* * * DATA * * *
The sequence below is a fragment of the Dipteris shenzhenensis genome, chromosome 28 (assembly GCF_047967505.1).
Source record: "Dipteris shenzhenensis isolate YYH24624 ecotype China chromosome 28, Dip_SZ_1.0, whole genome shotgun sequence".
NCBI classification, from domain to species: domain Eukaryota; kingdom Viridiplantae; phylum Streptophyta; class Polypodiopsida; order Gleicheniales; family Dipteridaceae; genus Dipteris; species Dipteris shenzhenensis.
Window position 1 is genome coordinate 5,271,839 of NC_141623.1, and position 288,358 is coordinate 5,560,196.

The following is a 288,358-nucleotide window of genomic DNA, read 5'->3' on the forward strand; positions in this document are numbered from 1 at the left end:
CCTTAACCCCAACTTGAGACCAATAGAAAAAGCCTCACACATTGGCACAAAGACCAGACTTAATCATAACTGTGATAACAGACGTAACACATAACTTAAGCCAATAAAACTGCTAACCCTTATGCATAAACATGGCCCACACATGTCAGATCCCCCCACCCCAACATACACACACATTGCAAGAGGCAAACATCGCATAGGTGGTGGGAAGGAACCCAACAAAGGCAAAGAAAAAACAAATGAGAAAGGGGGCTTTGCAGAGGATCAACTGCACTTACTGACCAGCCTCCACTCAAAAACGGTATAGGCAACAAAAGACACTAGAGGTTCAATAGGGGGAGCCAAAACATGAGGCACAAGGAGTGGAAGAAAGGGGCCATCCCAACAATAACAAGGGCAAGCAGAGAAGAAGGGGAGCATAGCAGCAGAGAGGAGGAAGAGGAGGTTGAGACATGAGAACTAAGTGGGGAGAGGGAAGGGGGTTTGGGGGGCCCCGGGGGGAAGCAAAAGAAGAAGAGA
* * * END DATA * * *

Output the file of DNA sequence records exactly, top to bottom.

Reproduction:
The sequence below is a fragment of the Dipteris shenzhenensis genome, chromosome 28 (assembly GCF_047967505.1).
Source record: "Dipteris shenzhenensis isolate YYH24624 ecotype China chromosome 28, Dip_SZ_1.0, whole genome shotgun sequence".
NCBI classification, from domain to species: domain Eukaryota; kingdom Viridiplantae; phylum Streptophyta; class Polypodiopsida; order Gleicheniales; family Dipteridaceae; genus Dipteris; species Dipteris shenzhenensis.
Window position 1 is genome coordinate 5,271,839 of NC_141623.1, and position 288,358 is coordinate 5,560,196.

The following is a 288,358-nucleotide window of genomic DNA, read 5'->3' on the forward strand; positions in this document are numbered from 1 at the left end:
CCTTAACCCCAACTTGAGACCAATAGAAAAAGCCTCACACATTGGCACAAAGACCAGACTTAATCATAACTGTGATAACAGACGTAACACATAACTTAAGCCAATAAAACTGCTAACCCTTATGCATAAACATGGCCCACACATGTCAGATCCCCCCACCCCAACATACACACACATTGCAAGAGGCAAACATCGCATAGGTGGTGGGAAGGAACCCAACAAAGGCAAAGAAAAAACAAATGAGAAAGGGGGCTTTGCAGAGGATCAACTGCACTTACTGACCAGCCTCCACTCAAAAACGGTATAGGCAACAAAAGACACTAGAGGTTCAATAGGGGGAGCCAAAACATGAGGCACAAGGAGTGGAAGAAAGGGGCCATCCCAACAATAACAAGGGCAAGCAGAGAAGAAGGGGAGCATAGCAGCAGAGAGGAGGAAGAGGAGGTTGAGACATGAGAACTAAGTGGGGAGAGGGAAGGGGGTTTGGGGGGCCCCGGGGGGAAGCAAAAGAAGAAGAGA